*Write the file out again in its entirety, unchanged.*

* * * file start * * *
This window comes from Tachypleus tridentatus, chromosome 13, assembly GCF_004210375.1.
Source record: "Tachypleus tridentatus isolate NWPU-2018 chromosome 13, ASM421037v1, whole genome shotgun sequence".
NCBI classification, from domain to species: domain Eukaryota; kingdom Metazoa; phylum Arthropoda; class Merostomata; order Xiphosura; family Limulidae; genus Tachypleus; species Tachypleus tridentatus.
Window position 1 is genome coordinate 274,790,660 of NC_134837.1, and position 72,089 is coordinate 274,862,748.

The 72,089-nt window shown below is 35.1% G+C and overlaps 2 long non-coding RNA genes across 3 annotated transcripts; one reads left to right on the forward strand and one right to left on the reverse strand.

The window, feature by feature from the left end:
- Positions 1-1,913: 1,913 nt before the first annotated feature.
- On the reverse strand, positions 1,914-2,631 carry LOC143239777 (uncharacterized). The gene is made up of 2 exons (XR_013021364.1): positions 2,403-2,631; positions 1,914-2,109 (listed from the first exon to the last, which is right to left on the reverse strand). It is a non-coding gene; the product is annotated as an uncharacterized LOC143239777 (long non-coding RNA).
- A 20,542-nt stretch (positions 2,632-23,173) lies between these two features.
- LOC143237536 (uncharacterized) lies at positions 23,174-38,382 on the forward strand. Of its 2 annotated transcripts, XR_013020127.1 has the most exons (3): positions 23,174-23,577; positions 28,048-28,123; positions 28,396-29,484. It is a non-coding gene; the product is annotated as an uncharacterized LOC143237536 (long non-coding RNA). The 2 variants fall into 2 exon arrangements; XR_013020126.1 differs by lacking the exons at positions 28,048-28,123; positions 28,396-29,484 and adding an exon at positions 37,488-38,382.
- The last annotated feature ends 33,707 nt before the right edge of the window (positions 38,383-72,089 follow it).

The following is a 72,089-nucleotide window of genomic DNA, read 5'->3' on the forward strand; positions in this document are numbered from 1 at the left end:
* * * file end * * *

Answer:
This window comes from Tachypleus tridentatus, chromosome 13, assembly GCF_004210375.1.
Source record: "Tachypleus tridentatus isolate NWPU-2018 chromosome 13, ASM421037v1, whole genome shotgun sequence".
NCBI classification, from domain to species: domain Eukaryota; kingdom Metazoa; phylum Arthropoda; class Merostomata; order Xiphosura; family Limulidae; genus Tachypleus; species Tachypleus tridentatus.
Window position 1 is genome coordinate 274,790,660 of NC_134837.1, and position 72,089 is coordinate 274,862,748.

The 72,089-nt window shown below is 35.1% G+C and overlaps 2 long non-coding RNA genes across 3 annotated transcripts; one reads left to right on the forward strand and one right to left on the reverse strand.

The window, feature by feature from the left end:
- Positions 1-1,913: 1,913 nt before the first annotated feature.
- On the reverse strand, positions 1,914-2,631 carry LOC143239777 (uncharacterized). The gene is made up of 2 exons (XR_013021364.1): positions 2,403-2,631; positions 1,914-2,109 (listed from the first exon to the last, which is right to left on the reverse strand). It is a non-coding gene; the product is annotated as an uncharacterized LOC143239777 (long non-coding RNA).
- A 20,542-nt stretch (positions 2,632-23,173) lies between these two features.
- LOC143237536 (uncharacterized) lies at positions 23,174-38,382 on the forward strand. Of its 2 annotated transcripts, XR_013020127.1 has the most exons (3): positions 23,174-23,577; positions 28,048-28,123; positions 28,396-29,484. It is a non-coding gene; the product is annotated as an uncharacterized LOC143237536 (long non-coding RNA). The 2 variants fall into 2 exon arrangements; XR_013020126.1 differs by lacking the exons at positions 28,048-28,123; positions 28,396-29,484 and adding an exon at positions 37,488-38,382.
- The last annotated feature ends 33,707 nt before the right edge of the window (positions 38,383-72,089 follow it).

The following is a 72,089-nucleotide window of genomic DNA, read 5'->3' on the forward strand; positions in this document are numbered from 1 at the left end: